The decision below is a machine translation of the French original. Please refer to the French original for more details.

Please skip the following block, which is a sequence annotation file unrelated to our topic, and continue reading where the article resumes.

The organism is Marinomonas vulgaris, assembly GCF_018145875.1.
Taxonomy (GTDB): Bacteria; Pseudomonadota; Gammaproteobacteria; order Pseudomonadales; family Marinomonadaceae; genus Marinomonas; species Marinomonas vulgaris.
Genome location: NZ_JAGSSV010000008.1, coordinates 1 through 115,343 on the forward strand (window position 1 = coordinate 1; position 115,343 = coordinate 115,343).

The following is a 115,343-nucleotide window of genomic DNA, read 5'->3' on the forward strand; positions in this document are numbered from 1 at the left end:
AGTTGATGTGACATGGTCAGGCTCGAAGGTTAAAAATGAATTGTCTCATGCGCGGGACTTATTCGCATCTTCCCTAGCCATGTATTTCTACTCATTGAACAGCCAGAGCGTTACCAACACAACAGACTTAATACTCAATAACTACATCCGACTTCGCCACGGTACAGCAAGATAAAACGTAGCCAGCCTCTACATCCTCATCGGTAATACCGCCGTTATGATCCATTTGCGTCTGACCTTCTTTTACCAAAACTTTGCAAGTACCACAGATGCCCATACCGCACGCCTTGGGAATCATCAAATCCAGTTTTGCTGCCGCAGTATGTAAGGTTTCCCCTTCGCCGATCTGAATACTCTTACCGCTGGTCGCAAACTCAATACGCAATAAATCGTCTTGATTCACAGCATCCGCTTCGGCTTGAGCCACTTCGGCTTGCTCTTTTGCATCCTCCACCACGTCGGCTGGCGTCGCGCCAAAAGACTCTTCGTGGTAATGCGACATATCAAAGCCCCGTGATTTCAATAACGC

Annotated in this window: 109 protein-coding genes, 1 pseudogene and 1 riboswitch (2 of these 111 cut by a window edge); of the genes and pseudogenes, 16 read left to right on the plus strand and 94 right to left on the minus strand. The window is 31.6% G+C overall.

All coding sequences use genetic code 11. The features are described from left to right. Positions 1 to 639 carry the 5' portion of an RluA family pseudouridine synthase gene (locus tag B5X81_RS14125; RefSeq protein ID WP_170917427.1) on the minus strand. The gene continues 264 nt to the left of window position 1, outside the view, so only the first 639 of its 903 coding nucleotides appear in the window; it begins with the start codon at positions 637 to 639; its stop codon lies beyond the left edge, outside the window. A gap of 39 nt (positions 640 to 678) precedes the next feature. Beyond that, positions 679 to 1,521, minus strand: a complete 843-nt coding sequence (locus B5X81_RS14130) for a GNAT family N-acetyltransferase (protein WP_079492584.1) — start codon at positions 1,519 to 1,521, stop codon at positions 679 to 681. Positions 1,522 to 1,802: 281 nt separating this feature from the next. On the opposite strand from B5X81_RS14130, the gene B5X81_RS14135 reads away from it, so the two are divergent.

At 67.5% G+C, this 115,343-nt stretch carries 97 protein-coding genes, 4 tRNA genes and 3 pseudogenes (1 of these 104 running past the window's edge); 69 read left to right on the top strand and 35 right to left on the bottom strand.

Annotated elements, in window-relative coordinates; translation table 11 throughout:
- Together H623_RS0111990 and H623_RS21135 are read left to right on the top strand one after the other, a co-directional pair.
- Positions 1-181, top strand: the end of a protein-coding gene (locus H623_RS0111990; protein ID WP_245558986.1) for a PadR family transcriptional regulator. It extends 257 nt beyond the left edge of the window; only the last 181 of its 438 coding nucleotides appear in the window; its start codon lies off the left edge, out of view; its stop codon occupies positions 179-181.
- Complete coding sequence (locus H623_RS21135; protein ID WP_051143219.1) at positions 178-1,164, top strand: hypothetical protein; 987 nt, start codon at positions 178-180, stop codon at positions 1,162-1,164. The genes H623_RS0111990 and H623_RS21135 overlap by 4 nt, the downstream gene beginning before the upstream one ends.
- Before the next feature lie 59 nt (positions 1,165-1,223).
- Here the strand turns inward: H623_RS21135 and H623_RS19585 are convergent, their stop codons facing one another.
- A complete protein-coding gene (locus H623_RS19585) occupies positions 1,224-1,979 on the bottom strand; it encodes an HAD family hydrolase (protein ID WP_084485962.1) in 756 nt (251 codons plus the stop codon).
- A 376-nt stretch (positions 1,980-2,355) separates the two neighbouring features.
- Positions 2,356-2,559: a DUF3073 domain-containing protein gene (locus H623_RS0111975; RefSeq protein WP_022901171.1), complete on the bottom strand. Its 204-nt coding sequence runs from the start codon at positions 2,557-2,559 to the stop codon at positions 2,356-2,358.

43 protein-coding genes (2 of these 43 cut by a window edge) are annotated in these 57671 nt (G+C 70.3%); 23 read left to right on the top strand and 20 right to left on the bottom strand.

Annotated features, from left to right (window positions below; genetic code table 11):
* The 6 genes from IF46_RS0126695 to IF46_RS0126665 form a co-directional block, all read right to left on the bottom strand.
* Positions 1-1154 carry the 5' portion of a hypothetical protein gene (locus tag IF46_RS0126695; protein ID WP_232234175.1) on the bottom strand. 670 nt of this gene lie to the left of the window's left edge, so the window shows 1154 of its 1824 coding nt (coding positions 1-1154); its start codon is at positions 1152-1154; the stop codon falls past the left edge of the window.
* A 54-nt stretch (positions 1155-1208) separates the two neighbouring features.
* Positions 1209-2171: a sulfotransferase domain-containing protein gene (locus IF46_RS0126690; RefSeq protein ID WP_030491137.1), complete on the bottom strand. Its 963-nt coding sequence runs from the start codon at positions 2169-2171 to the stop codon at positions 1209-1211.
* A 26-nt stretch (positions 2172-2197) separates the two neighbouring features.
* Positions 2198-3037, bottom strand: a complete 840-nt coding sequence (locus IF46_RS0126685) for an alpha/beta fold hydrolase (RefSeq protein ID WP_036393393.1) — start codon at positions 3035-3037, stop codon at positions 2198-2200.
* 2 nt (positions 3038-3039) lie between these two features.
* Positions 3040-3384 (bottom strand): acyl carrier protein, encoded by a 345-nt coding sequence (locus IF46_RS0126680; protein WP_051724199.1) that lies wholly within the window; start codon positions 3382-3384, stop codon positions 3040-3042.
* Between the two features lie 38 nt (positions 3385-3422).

Deliberation N° 2020-056 from 25 May 2020 delivering an opinion on a draft decree relating to the mobile application known as "StopCovid" (request for opinion N° 20008032) Courtesy translation - in the event of any inconsistencies between the French adopted version and this English courtesy translation, please note that the French version shall prevail and have legal validity. The French data protection authority (hereafter the “Commission”), Entered by the Minister of Solidarity and Health a request for an opinion on a draft decree relating to the mobile application known as "StopCovid"; Having regard to Council of Europe Convention for the Protection of Individuals with regard to Automatic Processing of Personal Data n° 108; Having regard to Regulation (EU) 2016/679 of the European Parliament and of the Council of 27 April 2016 on the protection of individuals with regard to the processing of personal data and on the free movement of such data and repealing Directive 95/46/EC; Having regard to the French act n° 78-17 of 6 January 1978, modified, on information technology, data files and civil liberties, in particular its article 6-III; Having regard to the emergency law n° 2020-290 of 23 March 2020 to deal with the COVID epidemic - 19, in particular its article 4; Having regard to law n° 2020-546 of 11 May 2020 extending the state of health emergency and supplementing its provisions; Considering the decree n° 2019-536 of 29 May 2019 modified taken for the application of the law n° 7817 of 6 January 1978 relating to data processing, files and freedoms; Considering the decree n° 2020-551 of 12 May 2020 relating to the information systems mentioned in Article 11 of law n° 2020-546 of 11 May 2020 extending the state of health emergency and supplementing its provisions, in particular its article 9; Having regard to the CNIL’s deliberation n°. 2020-046 from 24 April 2020 delivering an opinion on a proposed mobile application called "StopCovid"; Considering deliberation n° 2020-051 of 8 May 2020 giving its opinion on a draft decree relating to the information systems mentioned in Article 6 of the law extending the state of health emergency; After hearing Ms Marie-Laure DENIS, Chairwoman, in her report, and Ms Nacima BELKACEM, Government Commissioner, in her observations; Delivers the following opinion: 1. On 15 May 2020, the Commission was urgently requested by the Minister of Solidarity and Health (hereinafter "the Ministry") to deliver its opinion on a draft decree relating to the mobile application known as "StopCovid", pursuant to the provisions of Article 6.III of the aforementioned Act N° 78-17 of January 6, 1978 (hereinafter the "French data protection act"). 2. In accordance with these provisions, this opinion shall be published with the corresponding decree. This submission comes in the context of the COVID-19 epidemic, and more specifically the so-called "progressive lockdown exit" strategy. In this context, the Government is considering implementing an application, called "StopCovid", available on smartphones and, maybe in the future, on other mobile devices. It is intended to inform users that they have been in close proximity to persons diagnosed as COVID-19- positive and having the same application, as this proximity entails a risk of transmission of the SARS-CoV-2 virus. 3. In its opinion of 24 April 2020, the Commission ruled on the general conformity with the rules on the protection of personal data of a "contact tracing" system as envisaged by the Government at the time. The present submission on a draft decree relating to the so-called "StopCovid" application, along with a privacy impact assessment (hereinafter "PIA") relating to the envisaged system, specifies the proposed conditions of implementation of the contact tracing application. This processing of personal data, which must comply with the applicable provisions of Regulation (EU) 2016/679 of 15 April 2016 referred to above (hereinafter "the GDPR") and the French data protection act, calls for the following comments from the Commission. Regarding the necessity and proportionality of the system 3. The Commission stresses, firstly, that it is fully aware of the seriousness of the crisis linked to the health situation created by the COVID-19 epidemic, which is on an exceptional scale. The implementation of the "StopCovid" application is part of the Government's strategy to deal with the epidemic and reflects the desire not to overlook any solutions in the fight against the epidemic, and in particular to better manage the period of deconfinement. 4. The fight against this epidemic, which comes under the constitutionally valid objective of health protection, is a major imperative which may justify, under certain conditions, temporary infringements of the right to protection of privacy and personal data. It has thus justified the authorisation, by the above-mentioned Act of 11 May 2020, of measures based on the processing of personal data, which are particularly sensitive and on a national scale. The "Contact Covid" and "SI-DEP" information systems, which aim to identify the chains of contamination of the SARS-CoV-2 virus and to ensure the monitoring and support of the persons concerned, were authorised in this respect by the aforementioned decree of 12 May 2020, adopted after the Commission's opinion dated May 8, 2020. 5. The Commission would nevertheless point out that the constitutional and conventional protection of the right to respect for private life and the protection of personal data, based in particular on the Charter of Fundamental Rights of the European Union and the European Convention on Human Rights, require that infringements of these rights by public authorities must not only be justified on grounds of general interest, as is the case here, but must also be necessary and proportionate to the achievement of that objective. 6. In addition, it recalls the sensitive nature of the implementation of a device, made available by the public authorities, for automatically tracking the contacts of users of a mobile application. While the Commission acknowledges that the planned application respects the concept of data protection by design and by default, such a collection, which is intended to apply to the largest possible part of the population, must, in any event, be considered with caution. It refers on this point to its opinion of 24 April 2020. 7. Secondly, with regard to the usefulness of the “StopCovid” application, the Commission pointed out, in its opinion of 24 April 2020, that the planned system would be admissible only if the government had sufficient information to establish its usefulness for the management of the COVID-19 crisis, particularly when the lockdown is lifted. In particular, it had insisted on the need to integrate this system into a global health policy. 8. In this respect, the Commission notes that the Ministry intends, by implementing the application, to supplement the contact tracing system authorised by the abovementioned Decree of 12 May 2020 and thus contribute more effectively to reducing chains of contamination. The purpose of the processing is thus to allow faster information and alert of contact cases regarding the risks of exposure to the virus, particularly in the case of contact cases that the contaminated or exposed persons do not necessarily know about, such as people encountered in public transport or in shopping facilities. It can also alert certain contact cases of users who may not wish to respond to health interviewers. 9. The Commission further notes that the Ministry has reported several scientific and epidemiological studies, including foreign studies, demonstrating the value to health authorities of having "contact tracing" applications available to support manual tracing of the spread of chains of transmission, in order to identify contacts of detected cases as quickly and widely as possible. The Ministry stated that some of these studies lead to the view that such an application is useful for reducing chains of contamination, even when it is downloaded only by a limited part of the population. It also referred to the favourable positions of the COVID-19 scientific council and the National Academy of Medicine. 10. Account should also be taken of the uncertain nature of the information available to the Ministry in this area at the beginning of the deployment of this tool and the difficulty of comparing the planned processing with those already experienced or envisaged in other countries, particularly within the European union. 11. Finally, the usefulness of the application lies in thef act that the planned processing will be linked to the health care system for people exposed to the virus, since the person alerted via the "StopCovid" application and who decides, following and in accordance with this notification, to consult a health professional, will then be recorded in the above-mentioned "Covid Contact" or "SI-DEP" information systems. 12. In the light of these elements, the usefulness of the application and the necessity of the planned processing to accomplish the public interest task entrusted to the public authority, within the meaning of the data protection rules, shall be sufficiently demonstrated prior to the implementation of the processing. 13. Thirdly, with regard to the proportionality of the proposed system, the Ministry provides numerous guarantees to limit the data protection infringements that may be caused by such a system. 14. Several substantial safeguards were included in the Government's initial plan, such as the choice to store pseudonymous identifiers of persons exposed to the disease and not of infected persons on the central server, the use of Bluetooth proximity communication technology to assess the proximity between two smartphones and not the use of geolocation technology, the choice of a voluntary application and the use of pseudonyms that minimise the possibility of identifying the persons concerned. 15. In addition, the Commission notes that several of the additional guarantees it requested in its opinion of 24 April 2020 have been included in the Government's draft. This applies, in particular, to the precise definition of the purposes of the planned processing, the fact that the data controllership is entrusted to the ministry responsible for health policy and the implementation of certain technical security measures. Similarly, while the alerts generated by the application will be linked to the rest of the health system, the Ministry has confirmed that it does not intend to attach any adverse legal consequences to the fact that the application has not been downloaded and that no specific rights will be reserved for those who use the application. Finally, the Commission's recommendation to have an explicit and precise legal basis in national law, on which it would be consulted beforehand, to enable its implementation, was followed by the Ministry, as evidenced by its referral to the Council of State of a draft decree on processing based on Articles 6.1(e) and 9.2(i) of the GDPR. 16. The Commission considers that these elements are such as to reduce the risks posed by data processing to the fundamental rights and freedoms of data subjects and make the harm proportionate to the estimated usefulness of the system. 17. Fourthly, the Commission points out that the principle of proportionality also implies that the rights to privacy and the protection of personal data should be affected only for the time strictly necessary to achieve the objective pursued. 18. In this respect, the Commission takes note of the temporary nature of the planned application, the term of which is set, by the draft decree, at six months from the end of the state of health emergency. This duration corresponds to that provided for the "Covid Contact" and "SI-DEP" information systems, the application being useful only in connection with the more general framework for conducting health investigations. 19. The Commission considers this to be a maximum duration. It requests that the actual impact of the system on the overall health strategy be, independently of the evaluation report provided for in the decree following the overall cessation of the “StopCovid” processing, studied and documented on a regular basis throughout the period of its use, in order to ensure its usefulness over time. 20. It is aware that this assessment will be delicate and must be able to take into account, where appropriate, possible periods of renewed outbreaks of the epidemic. However, it considers that this assessment is essential, since an automated contact tracing tool, made available by the public authorities and installed on the smartphones of individuals, is only admissible, as it stressed in its opinion of 24 April 2020 if it makes a useful contribution to health policy. The Commission requests that these monitoring reports be communicated to it as they are drawn up. 21. The draft decree therefore calls for the following comments from the Commission. Regarding the purposes and responsibility for processing Concerning the purposes of the processing 22. Article 1 of the draft decree specifies that the purpose of the processing is : • to inform a user that he/she were in close proximity to at least one other user of the same application who subsequently tested positive for COVID-19, so that there is a risk that they may have been contaminated in turn ; • to educate users of the application, identified as contacts at risk of becoming infected with SARS-CoV-2, on the symptoms of the disease, protective measures and how to control the spread of the virus; • referral of at-risk contacts to the competent health actors for their care and access to screening tests; • to improve the efficiency of the model used by the application for the definition of contact cases through the use of anonymous statistical data at the national level. 23. Firstly, with regard to the referral of contacts at risk to the competent health actors, the Commission notes that the draft decree will be amended to specify that contact between the user and the health professional will be recommended on the notification but will remain at the user's discretion. 24. Secondly, the Commission takes note of the Ministry's clarification that the aim of improving the effectiveness of the health model used by the application on the definition of contact cases is to improve the performance of the application and not to measure its health utility. The Commission understands that other methods, such as statistics or surveys, will make it possible to meet the latter objective. 25. Thirdly, the following are expressly excluded from the purposes pursued by the processing: identification of infected persons, identification of areas in which these persons have moved, making contact with the person alerted or monitoring compliance with containment measures or any other health recommendations. Processing should also not be used to monitor the social interactions of persons. 26. Fourthly, in view of the sensitive nature of the data collected and the purposes of the processing, the Commission welcomes the fact that, in accordance with its recommendation in its deliberation of 24 April 2020, the Ministry of Health is designated as the controller. It considers that such a designation makes it possible to help ensure that both the development and deployment and possible developments of the system are defined by or in conjunction with the competent national health authorities. A system based on volunteering 27. The government has followed the recommendations of the European data protection board in its opinion N° 04/2020 of 21 April 2020 and of the Commission in its opinion of 24 April 2020 by basing the "StopCovid" application on a mission of public interest, integrated into the global health policy. The Commission had recalled that the choice of this legal basis does not exclude the fact that the downloading and use of the application is voluntary. 28. Article 1 of the draft decree enshrines the principle that the downloading and use of the "StopCovid" application must be based on a voluntary approach by the user. 29. The Commission takes note that volunteering materialises in all components of the system: installation of the application, activation of Bluetooth communication, contacting a health professional, notification of a positive diagnosis or a positive result of a COVID-19 test in the application, testing following receipt of a notification, de- installation of the application. Regarding the data collected and processed Concerning the data collected 30. Firstly, the Commission notes that the “StopCovid” application will be based on the ROBERT protocol specified by INRIA. It notes that this protocol was designed with data minimisation and data protection by design in mind right. It also notes that this protocol takes the decision to transmit the identifiers of persons exposed to the virus rather than sending the identifiers of persons actually infected, and that it guarantees that no link will be kept between infected persons and the list of persons they may have exposed to the virus. The Commission notes that this choice protects the privacy of the persons concerned. 31. Article 2 of the draft decree lists the restrictive list of personal data that may be collected in the context of the "StopCovid" application. 32. As the Commission has already noted in its deliberation of 24 April 2020, while the system is intended to process personal data within the meaning of the GDPR, the application only collects adequate and relevant data limited to what is necessary for the purposes for which they are processed, in compliance with the data minimisation principle laid down in Article 5(1)(c) of the GDPR. 33. In addition, personal data concerning health will be processed. The processing of these sensitive data is based on Article 9(2)(i) of the GDPR as mentioned above. 34. However, certain data referred to in the PIA are not mentioned in Article 2 of the draft decree. The Commission takes note of the Ministry's commitment to amend the draft in order to mention the collection of the periods of exposure of users to contaminated persons as well as the country codes. Furthermore, in view of the specificities of the processing, it recommends that the collection of dates of last server query should also be mentioned. Concerning the accuracy of the data 35. The Commission recalls that ensuring the accuracy and updating of the data is a legal obligation under Article 5.1(d) of the GDPR. 36. In this respect, the Commission welcomes the fact that the possibility of intentionally introducing false positives in notifications sent to individuals in order to limit the risk of re-identification in certain types of attacks is no longer envisaged. 37. The Commission notes that the algorithm for determining the distance between users of the application is still under development at this stage and may be subject to future developments. In this respect, the exchange of messages via Bluetooth technology will also be used to estimate the distance between two mobile devices according to the strength of the signal received, while the time stamping of these messages will make it possible to estimate the duration of the interaction. Many parameters need to be taken into account in order to be able to correctly estimate distances via this technology. To this end, calibration tests are currently being carried out in order to propose a suitable statistical model. The Commission thus notes that the determination of a risky interaction will be carried out on a probabilistic basis, which is in line with the general logic of the application to warn users of a risk of contamination, and that under no circumstances will the receipt of an alert from the application mean that the user has actually been contaminated. 38. The Commission notes that a mobile contact tracing application does not take into account the context in which persons were at the time an exposure to an infected person was recorded. For example, a health professional or a reception agent will be particularly likely to be notified by the application as being at risk of having been contaminated with SARS-CoV-2 even though they were protected (wearing a mask, dividing wall, etc.) at the time the contact was recorded. Thus, failure to take into account the context of the contact by the application is likely to result in the generation of numerous false positives. 39. Consequently, the Commission wonders whether the application should eventually provide for the possibility for the user to define time periods during which contacts should not be considered potentially at risk. 40. In any event, in order to take account of these particular cases, the Commission recommends that the information provided to users should include recommendations on the use of the application in specific contexts. The presence of an easily accessible temporary deactivation button on the main screen of the application could reduce the number of false alarms corresponding to moments when the user is not really at risk. 41. The Commission notes that the transfer of the history of pseudonymous identifiers of the contact cases of an infected person from a mobile application to the central server requires the use of a single-use code given by a health professional following a positive clinical diagnosis or a positive COVID-19 test. Therefore, a user will not be able to falsify the central server database of the application by declaring himself/herself positive without having been diagnosed or tested positive. Furthermore, the Commission notes that the verification of the single-use code will be limited to its validity and will not involve verification of the identity of the person to whom it was issued. The Commission also notes that this transmission will take place without the contact history transmitted to the server being able to be linked to the infected person. Regarding the recipients and persons who have access to the data 42. Article 3 of the draft decree specifies that users of the application who will be notified as being at risk of having contracted COVID-19 are recipients of the information that they have been in proximity of another user which has been diagnosed or tested positive for the virus. 43. Furthermore, the Commission notes that the forwarded PIA lists several actors acting as processors on behalf of the controller. 44. Firstly, the Commission recommends that the draft decree be completed to mention that subcontractors will only be accessing or receiving personal data they need to know with regard to their missions. 45. Secondly, the PIA specifies that the processing relations between the controller and its processors, in particular in their capacity as host, are concluded or provided for in the form of an agreement, during the various phases of the application project, namely the development, production and operating phases. The Commission recalls that such an agreement must specify the obligations of each party, in compliance with the provisions of Article 28 of the GDPR, in particular as regards the exercise of the rights of data subjects and security measures. 46. The Commission notes that the cloud computing service provider hosting the application infrastructure, acting as a subcontractor, has data centers located in France. The subcontracting contract between it and the data controller must, in particular, specify the geographical areas from which the administrators access the infrastructure. 47. Lastly, it notes that Article 1 of the draft decree qualifies INRIA as a subcontractor and states that the processing by INRIA, on behalf of the Ministry, is carried out under the conditions laid down in Article 28 of the GDPR. The Commission wonders about such a qualification in the light of the definition of a subcontractor given in Article 4.8 of the GDPR. Regarding data transfers outside the European union 48. Both the draft decree and the PIA mention that personal data are not transferred outside the European union. The Commission therefore notes that the processing will take place exclusively on the territory of the European union. Regarding the storage limitation 49. The Commission notes that Article 4 of the draft decree provides for the keys and identifiers associated with the applications to be kept for the duration of operation of the "StopCovid" application and for no more than six months from the end of the state of health emergency. The local histories of persons diagnosed or tested positive are to be kept for fifteen days from their emission. 50. In accordance with the principle of storage limitation (Article 5(1)(e) of the GDPR), the period of storage of data must be limited to what is strictly necessary for the purposes previously described. Therefore, temporary identifiers exchanged between applications as well as the associated timestamps may not be kept for a longer period of time than the period during which these data are actually useful to determine whether a contact may have led to a risk of contamination. Thus, this period has been estimated at 15 days, in accordance with the recommendation of the French Public Health Agency and the Ministry. 51. The Commission takes note that the user of the application may, at any time, request the deletion of his data from his smartphone and the central server database by means of a feature made available to him in the application, prior to uninstallation. Indeed, if the user can uninstall the application at any time, this will result in the deletion of his data from his smartphone, but will have no effect on the data stored at the server level. The Commission considers that if it appears to be technically impossible to delete the data on the server after the user has deleted the application, the data should be deleted after a period of inactivity, to ensure that in such a case data that is no longer needed is not retained. In addition, users should be advised to delete their data from the central server before uninstalling the application. Regarding the respect of the rights of individuals with regard to their personal data On transparency requirements 52. With regard to compliance with transparency obligations (Articles 5.1.a) and 12 to 14 of the GDPR), Article 5 of the draft decree specifies, on the one hand, that data subjects are informed of the main characteristics of the processing and their rights when the "StopCovid" application is installed and, on the other hand, that information notices are also made available to the public via the "https://www.stopcovid.gouv.fr" website. 53. In addition, the PIA states that infographics will complement the information by making the underlying technological concepts more accessible. 54. Firstly, the Commission draws the Ministry's attention to the fact that all the information must be made available to the user within the application itself. Such an obligation does not, however, preclude the possibility of adopting a layered approach whereby the controller chooses to include the main features of the processing operation in a first layer. In any case, information in conformity with the provisions of the GDPR must be easily accessible both when the application is installed and throughout its use. 55. Secondly, the Commission insists on the need to provide information that can be understood by as many people as possible, since a large part of the population is likely to be affected by the measures. The information should also be made available in such a way as to enable people with disabilities to become acquainted with it. 56. Special attention should also be paid to minors, even though the information provided will be the same for all users of the application. Minors equipped with smartphones by their parents are indeed likely to download the application, under conditions of common law. For them, even more than for other users, particular attention must be paid to the information provided, so that the application is used properly and the alert message that may be addressed to them is adapted and properly interpreted. The Commission therefore calls for specific developments to be included in the information provided to users, both for the minors themselves and for their parents. 57. In the light of these elements, the examples of information notices provided in the PIA will require further work in order to comply with the provisions of Articles 12 to 14 of the GDPR. On the rights of access, rectification, portability and the right to restrict processing 58. The Commission notes that Article 5 of the draft decree is intended to exclude the rights of access, rectification and the right to restrict the processing on the basis of Articles 11 and 23(i) of the GDPR. 59. As regards the right to rectification and the right to limit processing, the Commission considers that, in view of the characteristics of the processing, these are not intended to apply. The same applies to the right of portability, since the processing is not based on Article 6(1)(a) or (b) of the GDPR. 60. The right of access could theoretically concern the consultation by a user of the keys and pseudonymous identifiers associated with his/her own application. Given the fact that consultation of these data is of very little use to the data subject, particularly in view of their pseudonymous nature, and that free consultation of these data by any person who could take possession of the smartphone on which the application is installed would be likely to undermine the security of the system, the Commission considers that it follows from provisions 11, 15(4) and 23 of the GDPR that the Ministry may waive the right of access. This is because the application is designed for public health purposes and pseudonymization is an important element in protecting the privacy of the individuals who will use the system. On the right of erasure and the right of opposition 61. The Commission notes that the Ministry considers that the right to erasure and the right of object to object are not applicable in this context. 62. On the one hand, the Ministry considers that the provisions of article 17.3(b) and (c) of the GDPR exclude the application of the right of erasure and, on the other hand, it intends to waive the right of objection on the basis of section 23 of the GDPR. 63. The Commission considers that since the processing is voluntary, the right to erasure and the right to object should be fully applicable. Furthermore, the Commission notes that, in practice, the PIA does provide for the possibility for the user to exercise these rights effectively. 64. Firstly, the user can request the deletion of these data directly via the application, both as regards to the data stored on the terminal and the data available on the central server. 65. Secondly, the right to object is materialised by the possibility for the user to stop using the application at any time by unsubscribing from the server or uninstalling it from the terminal equipment. The PIA specifies, in this respect, that the unsubscription must lead to the deletion of data both locally and on the central server and that the uninstallation will lead to the deletion of data locally; the data potentially present on the central server can then no longer be linked to a user. 66. The Commission takes note of the Ministry's commitment to amend the draft decree on these points. Regarding security measures 67. As a preliminary remark, the Commission notes that the envisaged system has been the subject of additional measures on a number of points raised by the Commission in its deliberation of 24 April 2020. 68. Firstly, as regards to the security of the server responsible for centralising the identifiers of users exposed to the virus, the Commission’s opinion drew attention to the need to implement organisational and technical security measures to provide the highest possible guarantees against any misuse of data, given the centralised nature of the protocol implemented within the "StopCovid" application. As such, the Commission notes that the Ministry will resort to security modules to protect the encryption keys allowing access to data subjects’ identifiers. 69. The Commission also notes that the controller plans to set up a committee bringing together several entities to which fragments of the encryption keys would be entrusted, in order to ensure that no single actor can misuse the data. The Commission considers that such a measure is likely to limit the risks of corruption of the central database, and calls on the Ministry to include in this committee organisations of different types and with a high level of independence, and notes that the participation of scientific research institutions would further increase the level of guarantee provided by the system. However, the Commission calls on the Ministry to specifically assess the level of guarantee offered by such a measure in the PIA, and to put in place additional guarantees if necessary. 70. Secondly, regarding the use of cryptographic mechanisms, the Commission recalls that in its opinion it expressed its views on the need to resort to state-of-the-art cryptographic algorithms that comply with the General Security Reference Framework published by the National Cybersecurity Agency of France (ANSSI). The Commission notes in this respect that the protocol has evolved, with the 3DES encryption algorithm replaced by SKINNY-CIPHER64/192, as recommended by the ANSSI. 71. Thirdly, regarding the publication of the source code, the draft decree mentions that some elements of the "computer code" of the application or of the central server will not be made public, as this would compromise the integrity and security of the application. Even if the configuration of the software used and the details of the security measures are not intended to be made public, it is important that the entire source code be made public. The Commission welcomes the Ministry's commitment to make the entire source code public and suggests that the Decree be amended accordingly. 72. Furthermore, the Commission notes that the use of certificate pinning on mobile applications is a good practice, allowing applications to securely authenticate the server with which they are communicating and thereby ensure the strict confidentiality of the data exchanged with the server. 73. The Commission notes that only individually authorised persons will be able to access the data stored on the central server. The Commission recalls that the authentication procedures for these persons must comply with Decision No. 2017-012 of 19 January 2017 adopting a recommendation on passwords, and that, given the nature of the processing, the Commission recommends that strong authentication mechanisms be put in place. 74. The Commission notes that the infrastructure provider hosting the StopCovid platform, acting as a data processor, is qualified as SecNumCloud by ANSSI, is certified as a Health Data Host (HDS) and implements ISO/IEC 27001 certified data centers. 75. In addition, the Commission notes that, in accordance with the General Security Baseline, StopCovid will be subject to security certification before the application is put into production. It also notes that ANSSI is involved in the implementation of the application and that a number of recommendations have been issued by ANSSI to the controller. 76. In addition, the Commission welcomes the fact that security audits are planned by ANSSI throughout the development of the application. The Commission also notes that audits will be carried out by third parties. 77. The Commission notes that the Ministry plans to use a CAPTCHA when initializing the application, in order to verify that it is being used by a natural person. The Commission notes that the planned CAPTCHA is based, as a first step, on the use of a service provided by a third party. The Commission notes that the use of this service is likely to involve the collection of personal data not provided for in the Decree, data transfers outside the European Union, and read/write operations that would require the user's consent. The Commission also notes that the end user should be informed of these processing operations in accordance with the GDPR and that the relationship with this third party should be governed by a subcontracting agreement. Consequently, the Commission calls on the Ministry to be vigilant and would like to see further developments of the application to allow the use of alternative technology in the near future. 78. Finally, the Commission notes some operations are planned to be subject to logging measures. Regarding data relating to technical errors, the Commission recommends that only the minimum amount of data strictly necessary for checking the proper functioning of the system should be logged, and in particular that these logs should be free of user identifiers or cryptographic keys. With regard to the logging of actions carried out by administrators, the Commission recommends that it should be kept for a period of six months under conditions that guarantee its integrity, and that automatic analysis mechanisms should be put in place to detect any abnormal operation. 79. The Commission notes that evolutions in the application and the contact tracing protocol, in particular in order to enable EU-wide interoperability, are likely to be developed in the medium term. The Commission also takes note of the Ministry's intention to request the Commission’s opinion, including on an optional basis, on any changes to the processing operation. The Chairwoman Marie-Laure DENIS